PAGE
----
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Lethbridge Herald Newspaper Archives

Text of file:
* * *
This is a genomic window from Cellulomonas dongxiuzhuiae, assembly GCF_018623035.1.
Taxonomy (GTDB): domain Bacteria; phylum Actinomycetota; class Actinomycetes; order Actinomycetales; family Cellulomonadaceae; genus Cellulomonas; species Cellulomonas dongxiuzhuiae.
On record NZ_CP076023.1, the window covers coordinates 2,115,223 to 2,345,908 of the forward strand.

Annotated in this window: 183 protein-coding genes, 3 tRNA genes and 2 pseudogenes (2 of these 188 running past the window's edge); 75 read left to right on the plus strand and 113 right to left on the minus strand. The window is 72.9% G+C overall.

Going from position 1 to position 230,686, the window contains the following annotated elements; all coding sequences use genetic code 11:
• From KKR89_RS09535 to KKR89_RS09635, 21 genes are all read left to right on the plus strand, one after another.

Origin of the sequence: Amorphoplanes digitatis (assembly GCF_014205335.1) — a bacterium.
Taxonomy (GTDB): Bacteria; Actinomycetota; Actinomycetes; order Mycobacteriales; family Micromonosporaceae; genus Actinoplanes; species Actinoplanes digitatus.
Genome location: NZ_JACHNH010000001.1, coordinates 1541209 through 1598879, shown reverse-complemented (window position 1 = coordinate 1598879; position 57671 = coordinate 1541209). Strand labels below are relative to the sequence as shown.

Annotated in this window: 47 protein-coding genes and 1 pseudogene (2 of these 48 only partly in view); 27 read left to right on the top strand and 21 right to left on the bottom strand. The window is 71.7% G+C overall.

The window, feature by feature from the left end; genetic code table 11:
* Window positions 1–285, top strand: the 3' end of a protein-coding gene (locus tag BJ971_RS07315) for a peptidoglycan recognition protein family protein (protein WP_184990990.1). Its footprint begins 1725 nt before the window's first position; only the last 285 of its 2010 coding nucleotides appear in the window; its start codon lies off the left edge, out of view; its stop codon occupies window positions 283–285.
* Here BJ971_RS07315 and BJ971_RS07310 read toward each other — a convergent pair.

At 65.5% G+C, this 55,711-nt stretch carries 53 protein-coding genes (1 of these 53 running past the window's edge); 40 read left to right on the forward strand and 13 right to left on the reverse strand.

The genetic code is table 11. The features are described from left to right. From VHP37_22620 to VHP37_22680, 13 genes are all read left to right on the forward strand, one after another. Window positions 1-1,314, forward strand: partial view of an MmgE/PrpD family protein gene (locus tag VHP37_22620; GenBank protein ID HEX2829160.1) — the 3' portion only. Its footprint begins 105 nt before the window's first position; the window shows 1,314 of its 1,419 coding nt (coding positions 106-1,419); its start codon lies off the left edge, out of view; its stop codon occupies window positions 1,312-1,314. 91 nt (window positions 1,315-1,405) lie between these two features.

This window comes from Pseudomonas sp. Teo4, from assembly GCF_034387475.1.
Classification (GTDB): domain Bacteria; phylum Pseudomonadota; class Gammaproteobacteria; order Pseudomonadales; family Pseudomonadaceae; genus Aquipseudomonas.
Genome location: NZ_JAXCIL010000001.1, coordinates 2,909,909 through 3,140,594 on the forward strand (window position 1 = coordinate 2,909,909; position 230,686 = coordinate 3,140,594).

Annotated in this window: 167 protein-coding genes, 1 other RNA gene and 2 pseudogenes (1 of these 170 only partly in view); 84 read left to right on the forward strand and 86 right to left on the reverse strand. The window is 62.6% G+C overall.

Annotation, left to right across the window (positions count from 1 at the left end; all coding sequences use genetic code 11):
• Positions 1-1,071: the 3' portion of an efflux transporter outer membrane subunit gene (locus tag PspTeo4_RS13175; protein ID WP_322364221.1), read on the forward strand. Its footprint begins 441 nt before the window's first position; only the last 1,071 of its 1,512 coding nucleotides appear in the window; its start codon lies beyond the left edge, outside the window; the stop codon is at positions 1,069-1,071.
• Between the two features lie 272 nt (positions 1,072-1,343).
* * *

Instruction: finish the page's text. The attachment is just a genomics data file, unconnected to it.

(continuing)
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Lethbridge Herald (Newspaper) - March 18, 1971, Lethbridge, Alberta Band uniforms purchase okayed CARDSTON (HNS) - Card-ston town council has approved a $1,000 expenditure for 80 -uniforms for the Magrath-Cardston Marching Band. Council stipulated the town expects four performances by the band each year for the next two years. Discussion was directed by council to contributions and grants for athletic or other youth participation activities. The discussion considered how much money received by taxation should be allocated to the promotion of these programs. The water resources department asked for further information from the town regarding consumption and upstream dam development. Council directed that inquiries be made into the leaks and breakdowns in the present water mains. In reference to ground assessment it was recommended that a consultant and driller be COALDALE - The Barons-Eureka Health Unit is sponsoring the following infant and pre-school clinics: PICTURE BUTTE: Tuesday, March 23, in the Library Building (south door) from 10 a.m. to 12 noon and 1 to 3 p.m. TABER: Tuesday, March 23, in the health unit office in the Administration Building, from 10 a.m. to 12 noon and 1:30 to 4 p.m. NOBLEFORD: Wednesday, March 24, in the school from 1:30 to 3:30 p.m. VAUXHALL: Wed nesday, March 24, in the elementary school from 10 a.m. to 12 noon and 1 to 3 p.m. COALDALE: Thursday, March 25, in the health unit office (upstairs in the Town Office Building) from 10 a.m. to 12 noon and 1:30 to 4 p.m. TABER: Thursday, March 25, in the health unit office in the Administration B u i 1 d ing from 10 a.m. to 12 noon and 1:30 to,4 p.m. BARONS: Friday; March 26, in the school from 1:30 to 3:30 p.m. Miss Elizabeth Bartman, district home economist, department of agriculture will be available for homemaker counselling at the Coaldale clinic Thursday, March 25. Fluoride tablets are available at all clinics free of charge. Dr. G. R. C. Palmer, medical officer of health, urges parents to ensure their children are protected against contagious disease. hired to do some surveys. Reasonably good water could be anticipated but because of underground structure it would probably be somewhat harder and contain more iron than the water being used. It was recommended that the well be close to the creek so that the gravel could be recharged. A letter from the Aviation Council of Alberta stated Card-ston is now listed as having air facilities. The ministry of transport stated the recent survey was favorable in this area. Thirty-two points of recommendation were made and these will be followed up by the committee in charge. The Alberta Caravan Ex hibits, provincial government-sponsored tour depicting different aspects of our province, will visit the town as a travelling display. It will be located in the Alberta Stake parking lot April 6 to 8. The owners of the old Jack Reid building made a claim for water damage, stating the town was liable. The claim will be referred to the insurance company for assessment. Discussion was carried out as to th> locations of mobile homes within the town limits. Council will retain the zoning considerations for these. The installations within the town should be permanent and on a foundation. The utilities committee reported Walz Construction is continuing the conversion of the electrical distribution system i> increase the voltage carrying capacity from 2,300 to 4,160 volts. The committee for union negotiations stated settlement had been reached and the concession was a 40-hour week and a six per cent pay increase. Curfew rings at 9:30 p.m. and is used to keep young people off hte streets. It is to be enforced. The Card Home, the original log cabin on Main Street, will be operated by the Tourist Association. The attendants will be attired in pioneer costume and will greet visitors to the town. $18,000 surplus recorded by Pincher school division PINCHER CREEK (Special) -Twenty-eight electors attended the annual meeting of the Pincher Creek school division recently at the Canyon School auditorium. The school division ended the 1970 calendar year with a surplus of $18,350. Their increase in revenue, mostly from the School Foundation Program Fund, was due to increased enrolments in September of 1970. The electors discussed policies, in respect to the number of school days in the term and hours of work for teachers". Many of the existing policies, relating to schools, will be dealt with at local institutes where students, teachers, par- ents and trustees are represented. The superintendent and secretary-treasurer explained two pilot projects which are now under way in the school division. One is a communications model for agencies involved in detecting learning difficulties in elementary school children and the other is a program accounting system. WITH U OF L The school division is involved with the University of Lethbridge in a study aimed at developing a communication model which will assist agencies in the area to increase their effectiveness in meeting the learning needs of primary school children. A random sample of Grades 1, 2 and 3 -school children is to be tested for physical, neurological, mental and intellectual development. Studies will be followed through to look at what happens to a child with a specific disability, such as undeveloped language. The program accounting system lays the foundation for a program budgeting system by standardizing input data and facilitating meaningful analysis at the local and provincial levels. It identifies activities in terms of their resource requirements and expected and realized outcomes. The two projects will cost in excess of $48,000, with 50 per cent being financed under the Innovation Projects Program of the department of education. Classy Foremost figure skaters thrill 300 with Hawaii on ice By GEOFF TAGG Special Correspondent FOREMOST - Bigger and better than last year. That is the proud boast of the Foremost Figure Skating Club's second annual ice show staged at the Foremost arena recently. A crowd of more than 300 was on hand for an exciting program by 54 youngsters un- TAPE SALE Regular g? QC $7.95. ? MUSICLAND Cor. 13th St. and 3rd Ave. S. Drug seminar scheduled PICTURE BUTTE (HNS) -A drug seminar will be held at the St. Catherine's School Friday, March 26, and Saturday, March 27. A panel of resource people will be attending from the department of youth, Edmonton. These people are acquainted with the drug problem in Alberta. It is sponsored by the Picture Butte Knights of Columbus. 100 dollars goes begging at Taber TABER (HNS) - Someone dropped an unidentified envelope in the Taber Post Office recently which contained about $100 and some other papers. Postmaster Mac Loree has been unable to find the owner. Mr. Loree says that if the owner does not come forward to identify the money, it will be sent along with other undelivered mail to the Vancouver Post Office. "We'd much rather find the owner, who probably needs the money, than send it away to the department's dead letter office," he said. Receives pin GRANUM (HNS) - The Granum Order of the Royal Purple marked past honored royal ladies' night here recently by presenting honored royal lady Stella Perret with a friendship pin and past honored royal lady Laura Yorgason with flowers. Past honored royal lady Helert Baird presided. These Are The LetHbtidge Herald COUNTRY NEWS Correspondents in Your Area GRANUM MRS. ED. CESAR................. General Delivery GRASSY LAKE MRS. MARY TURNBULL ........... General Delivery PICTURE BUTTE S. P. JOHNSON...................... Gen. Del. RAYMOND MRS. DELIA WOOIF .................. Gen. Del. TURIN Mrs. Paulin Juhor................Phone 738.4394 Contact these people for your District News or Classified Advertising Check Worries Tuesday at Coaldale COALDALE (HNS) - The musical comedy Check Your Worries will be performed at the Kate Andrews High School at 7:30 p.m. Tuesday, March 23. The two-hour production will be staged by the W. R. Myers High School, Taber. A total of 54 high school students will be participating. The choral group and band will be directed by Milt Iverson. Tickets are available at the Kate Andrews School or by phoning 345-3383 or at the door. der the direction of Mrs. Hap (Beth) Bates. The first half of the program, entitled Hawaii on Ice, opened with the famous Hawaiian War Chant performed by Robert Karl, Darryl Kuh, Reid Collin, Billy Nicoll, Kelly Wutzke, Kenney Klatt and Tim Karl. Hawaiian royalty was featured next. Due to illness Eunice Woodward was unable to perform as queen of Hawaii but the solo number, King of Hawaii, was skated by Clinton Collin. Princesses were twins Karen and Sharon Walters. A later number saw Cindy Sepp perform as a princess. Sweethearts of Hawaii was performed by some of the younger children, Kim Wallman, Laurie Black and Jackie Heck. Clinton Collin and Frances Karl showed their talents in a number entitled The Sea Breezes. A group number featured Darlene Slacka, Kary Bea-come, Dirka Begemann, Bonnie Hamling, Karen Kardash, Sheila Hammel, Debbie Nelson, Shirley Kabayama, Rosanne Foss and S'heila Scratch. The younger children again showed their talents performing as Hawaiian stowaways. Joining Laurie Black, Jackie Heck and Kim Wallman were Marcelle Kultgen, Lori Huis-man and Kelly Williams. The ever popular Blue Hawaii was skated by Wayne Jensen, Glenda Klatt, Miles Beacome, Sandy Karl, Ross Scratch, Gail Nicoll, Darren Wutzke and Valerie Barrows. Hawaiian birds are a feature of the islands, and an interpretation was skated by Julie Trace, Diane Karl, Kim Bernt-son, Sandra Hammel, Lynnette Collin and Tammy Jensen. 10 areas probed CARDSTON (HNS) - Court of revisions was held here with Mayor Lloyd Gregson in the chair. Four councilmen and town assessor, Harry Randma were present. The representatives of 10 different property areas were heard. Property - owners who object to the assessment may state their objections and consideration will be given for the final tax roll assessment. Bake sale set COALDALE (HNS) - A tea, bazaar and bake sale, sponsored by the Redeemer Lutheran Church, will be held from 2 to 6 p.m. Saturday, March 27, in the church hall. A variety of baked items will be sold. ATTENDS PARLEY IRON SPRINGS (HNS) -Howard B. Haney is a Calgary visitor this week where he is attending the UFA convention. Mrs. Haney will join him Thursday. Bye-election scheduled TABER (HNS) - A byelec-tion has been called by the Taber town council for Wednesday, April 28. Nominations for the position of councillor to succeed Stanley M. Hunt will be received by town secretary - treasurer T. M. Anton, returning officer, up to 12 noon Wednesday, March 31. Proponents of the motion to hold the byelection Wayne L. Gough told council the deadlock on council over the application for lounge privileges for the golf and curling clubs prompted his action. "Had there been the full complement of seven at the council table, there would have been a clear majority on the vote," he said. Now Is the Hour is one of the most beautiful of all melodies, and the music was well interpretated by Sharon and Karen Walters, with Rosanne Foss, Cindy and Stephanie Sepp, Debbie Williams, Maureen Collin, Sandra Ondrik, S'hari Lynn Seward and Renae Hougen, Tom Karl, Darryl Kuhl and Robert Karl performed an item entitled Hawaiian Sambos. The first part of the program concluded with Hawaiian Punch by Dianne Huisman, Lynn Bates and Gordon Konno. Magnificent scenic effects were the work of local artist Ashley Butterwick. The second section opened with a very graceful interpretation of Proud Mary by Frances Karl, followed by "Simon Says" by Teresa Bates. Some talented moves were shown by Debbie Kuhl skating with Gordy Konno to the tune Those were the Days. Love's been Good to Me was skated by Stephanie Sepp. This was followed by the difficult Do You Know the Way to San Jose performed by Teresa Bates and Joanne Hougen. Maureen Collin and S'hari Lynn Seward skated to the beautiful - music Bridge over Troubled Waters, and this was followed by a solo performance by Renae Hougen of the hit tune Both Sides Now. On a Sentimental Journey was skated by Dianne Huisman, and Dominique by Joanne Hougen. Aquarius was the number selected by Rosanne Foss, and this was followed by a duet featuring Debbie Williams and Sandra Ondrik to the music Young Girl. The final individual item was a performance of Raindrops by Debbie Kuhl. The evening concluded with a finale by all the cast. A presentation was made to Beth Bates for her fine work as director of the show. Thursday, March 18, 1971 - THE lETHBRIDGE HERALD - 3 Eddy wins post TABER (HNS)-The appointment of Dr. Wesley P. Eddy as education consultant in media and curriculum for the Red Deer regional office, department of education, has been announced. The appointment leaves vacant June 1 the position of superintendent of schools for the Taber inspectorate. The school division must now appoint a superintendent of schools. Taber school division is currently advertising for the services of an executive officer for the board, and applications are to be received at the office of the school division here by Friday, April 2. WINS COMMISSION - Western illustrator and fine artist Gerald Tailfeathers of Standoff holds a buffalo skull he found on the hillside near his home by the Belly River on the Blood Indian Reserve. Mr. Tailfeathers is working on sculptures of horses and riders for the Calgary Exhibition and Stampede. The pieces will be cast into bronze and given to winning cowboy competitors as trophies. Festival ends Friday Hold two men RAYMOND (HNS) - RCMP are holding two men in connection with the recent early morning robbery of Raymond Motors. The safe had been broken into and a large quantity of cash taken. The loot taken has been identified. The thieves did not bother to carry their own tools for the job. Tools from the work bench were used to force the safe. The men being held were apprehended at Wetaski-win. RETURN HOME IRON SPRINGS (HNS) - Mrs. W. Tamminga and Mrs. T. Vegter of Sundial have returned home after visiting with relatives in Holland for the past month. They were met in Calgary by Mr. Taminga and family and Mr. Vegter. Busy Bees meet IRON SPRINGS (HNS) -Lethbridge Northern Busy Bees Girls' Club met recently with the roll call topic being Tell Something About Our Canadian Indian. Eight attended. Karla Boras was  in charge of the program, the topic being The Canadian Indians, Their Arts and Crafts. Mrs. W. Boras represented the mothers of the members at the meeting. The surprise package was won by Angela TerSteeg. Dance Friday FORT MACLEOD - The Granum Elks annual St. Patricks Dance will be held Friday. Tickets $15 per couple (includes dance, supper and refreshments). For tickets phone 236-2183. TABER (HNS) - The 11th annual Taber and District Music Festival ends Friday. There are 60 trophies and awards which will be won by many of the 433 competitors or groups of performers. Mrs. Jo Cormack, adjudicator for all speech classes, has been associated with Mount Royal College, Calgary where she teaches speech, public speaking, and drama. , . Mrs. Dorothy Swetnam Hare, adjudicating all piano classes, comes : to Taber with an impressive background as a concert pianist. Clayton Hare will adjudicate all vocal solos, choruses, and other vocal ensembles. He has a w i d e experience in university music departments in the United States and has directed Back airport at Taber TABER (HNS) - On the recommendation of the industrial commission, town council appointed councillors Elmer C. Conrad and Ken McDonald to the airport development committee. They will sit with reeve Clarence M. Jespersen, Mike Obashi, Eric G. Leigh and R. F. Gibb in the preparation of a brief to be presented to the ministry of transport. the Calgary Symphony Orchestra. Captain Joseph T. Dowell, adjudicating bands and band instruments, solos and ensembles, came to Canada as a trumpet soloist from his native Scotland for the Royal Canadian Horse Artillery Band in Winnipeg. He has conducted some of the finest army bands in Canada, and his present appointment is with the Princess Pat's .Canadian Light Infantry Band in Calgary. Friday the grand concert will be staged in the community centre auditorium. Turkey bingo set COALHURST (HNS) - The Coalhurst Home and School recently held its monthly meeting. Local talent performed and was enjoyed. There will be a turkey and ham bingo Friday, March 26, at 8 p.m. in the Coalhurst High School auditorium. Persons wishing to help in the kitchen and on the bingo are needed. Irrigation Equipment Rainbird-Buckner and Raintrol Sprinklers Don't start the season with worn out sprinkler heads, trade for new ones. $1.50 trade-in allowed (for limited time) BEFORE BUYING YOUR SPRINKLER IRRIGATION EQUIPMENT, CHECK MAJOR'S ATTRACTIVE PRICES We use the best AlCAN aluminum tubing Major Irrigation Co. 2125 2nd Avenue South PHONES 327-5455, 327-5525 UNITED IRRIGATION DISTRICT Election to fill the unexpired term of Eldon Quinton, and election for one place on the Board of Directors will be held 7 April, 1971. Voting will be from 10 o'clock in the forenoon until 6 o'clock in the afternoon* Nomination forms may be obtained from the office of the Secretary at Glenwoodville. Filing of nominations expires 5 o'clock in the afternoon the 24 day of March, 1971. Nominations are to be filed with the Secretary at the office in Glenwoodville, Alberta. Dated at Glenwoodville, Alberta this 15 day of March, 1971. A. D. NIELSON Returning Officer OPEN TONIGHT1 TAKE THE BITE OUT OF YOUR INCOME TAX Let BLOCK take you off the hook. We'll find your deductions, and make sure they're the maximum allowable. You'll save time, trouble-and maybe more than enough money to pay for our low cost service. You'll be glad we got together. COMPLETE RETURNS LIFE GUARANTEE  tNM ILOCK 1*71 We guarantee accurate preparation of every tax return. If we make any errors that cost you any penalty ar interest, we will pay that penalty er interest. Canada's largest Tax Service Wilh Over 5000 Offices in North America 815 THIRD AVE. SOUTH 9-9 Weekdays, 9-5 Sat. - Phone 327-3712 -NO APPOINTMENT NECESSARY-i CRIP nUQn 1971 Model FURNITURE SHOW �" SALE IN THE FASHION SPOTLIGHT TILL SATURDAY! A MANUFACTURER'S SPECIAL SHOWING OF ALL NEW FURNITURE SULES FOR THE SEVENTIES!  2 PIECE CHESTERFIELDS .............. From $189 OVER 100 PIECES TO SELECT FROM IN ^S'JL^r^^ *"��  OCCASIONAL CHAIRS ................ From $ 19 _ CMESTERFIF.LDS  SECTIONALS additional cost. You can select furniture as shown during the  ROCKERS ........... ............. From $ 39 ,""1 �c m. lrtwE CEATC show or mix and match materials, colors, etc from the many,  SECTIONALS From $299  BED CHESTERFIELDS  LOVE SEATS many a|| ,ew for -7, bohs of maferiq| available to meet your  STUDIO LOUNGES '. .".   From $ 89  LOUNGES  CHAIRS own individual decorator taste.. ;